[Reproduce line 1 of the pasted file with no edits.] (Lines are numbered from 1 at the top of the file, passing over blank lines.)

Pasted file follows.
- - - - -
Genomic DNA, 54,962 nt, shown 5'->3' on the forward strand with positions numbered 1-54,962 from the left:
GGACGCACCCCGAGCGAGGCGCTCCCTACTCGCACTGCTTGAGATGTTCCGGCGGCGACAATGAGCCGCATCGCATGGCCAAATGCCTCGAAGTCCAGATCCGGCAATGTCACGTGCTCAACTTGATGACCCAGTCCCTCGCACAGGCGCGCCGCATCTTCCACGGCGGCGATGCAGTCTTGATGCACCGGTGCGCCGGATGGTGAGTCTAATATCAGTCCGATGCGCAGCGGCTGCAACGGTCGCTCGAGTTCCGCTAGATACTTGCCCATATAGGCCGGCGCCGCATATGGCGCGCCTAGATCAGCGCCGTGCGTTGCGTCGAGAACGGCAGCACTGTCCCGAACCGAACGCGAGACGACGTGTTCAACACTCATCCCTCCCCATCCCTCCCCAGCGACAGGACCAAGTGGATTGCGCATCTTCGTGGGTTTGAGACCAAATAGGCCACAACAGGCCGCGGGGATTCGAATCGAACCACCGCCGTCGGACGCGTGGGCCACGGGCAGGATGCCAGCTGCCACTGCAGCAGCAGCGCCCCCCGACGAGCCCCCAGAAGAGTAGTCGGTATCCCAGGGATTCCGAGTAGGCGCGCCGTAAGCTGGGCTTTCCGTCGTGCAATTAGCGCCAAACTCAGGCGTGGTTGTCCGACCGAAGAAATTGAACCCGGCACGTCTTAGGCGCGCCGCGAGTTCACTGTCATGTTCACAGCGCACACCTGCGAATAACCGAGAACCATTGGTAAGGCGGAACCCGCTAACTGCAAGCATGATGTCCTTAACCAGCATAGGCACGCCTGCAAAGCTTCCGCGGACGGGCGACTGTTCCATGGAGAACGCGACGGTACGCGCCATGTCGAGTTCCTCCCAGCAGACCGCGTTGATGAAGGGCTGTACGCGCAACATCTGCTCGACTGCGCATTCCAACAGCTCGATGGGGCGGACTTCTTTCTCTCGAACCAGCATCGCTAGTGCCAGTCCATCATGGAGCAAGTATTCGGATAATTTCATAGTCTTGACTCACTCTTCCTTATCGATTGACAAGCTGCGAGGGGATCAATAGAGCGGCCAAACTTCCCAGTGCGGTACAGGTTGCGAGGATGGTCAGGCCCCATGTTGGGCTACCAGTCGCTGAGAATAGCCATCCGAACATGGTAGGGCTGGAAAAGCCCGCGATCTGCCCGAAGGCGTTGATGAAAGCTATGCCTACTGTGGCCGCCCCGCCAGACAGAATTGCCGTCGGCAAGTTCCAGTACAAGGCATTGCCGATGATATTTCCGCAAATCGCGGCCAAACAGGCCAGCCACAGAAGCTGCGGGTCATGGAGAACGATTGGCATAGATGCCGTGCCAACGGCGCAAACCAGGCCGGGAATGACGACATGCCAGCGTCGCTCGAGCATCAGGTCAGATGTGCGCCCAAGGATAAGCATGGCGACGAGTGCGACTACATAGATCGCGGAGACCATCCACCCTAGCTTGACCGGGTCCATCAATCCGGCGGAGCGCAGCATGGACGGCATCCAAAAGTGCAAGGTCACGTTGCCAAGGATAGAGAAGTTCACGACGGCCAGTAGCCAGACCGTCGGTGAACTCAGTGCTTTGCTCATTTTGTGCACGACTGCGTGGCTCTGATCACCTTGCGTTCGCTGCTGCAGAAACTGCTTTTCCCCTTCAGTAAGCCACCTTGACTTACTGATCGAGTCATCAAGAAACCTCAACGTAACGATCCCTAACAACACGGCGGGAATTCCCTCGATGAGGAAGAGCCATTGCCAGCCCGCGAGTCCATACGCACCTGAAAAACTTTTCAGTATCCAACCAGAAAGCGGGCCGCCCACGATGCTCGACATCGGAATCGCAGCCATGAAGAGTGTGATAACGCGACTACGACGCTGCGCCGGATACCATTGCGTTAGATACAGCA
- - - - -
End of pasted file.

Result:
Genomic DNA, 54,962 nt, shown 5'->3' on the forward strand with positions numbered 1-54,962 from the left: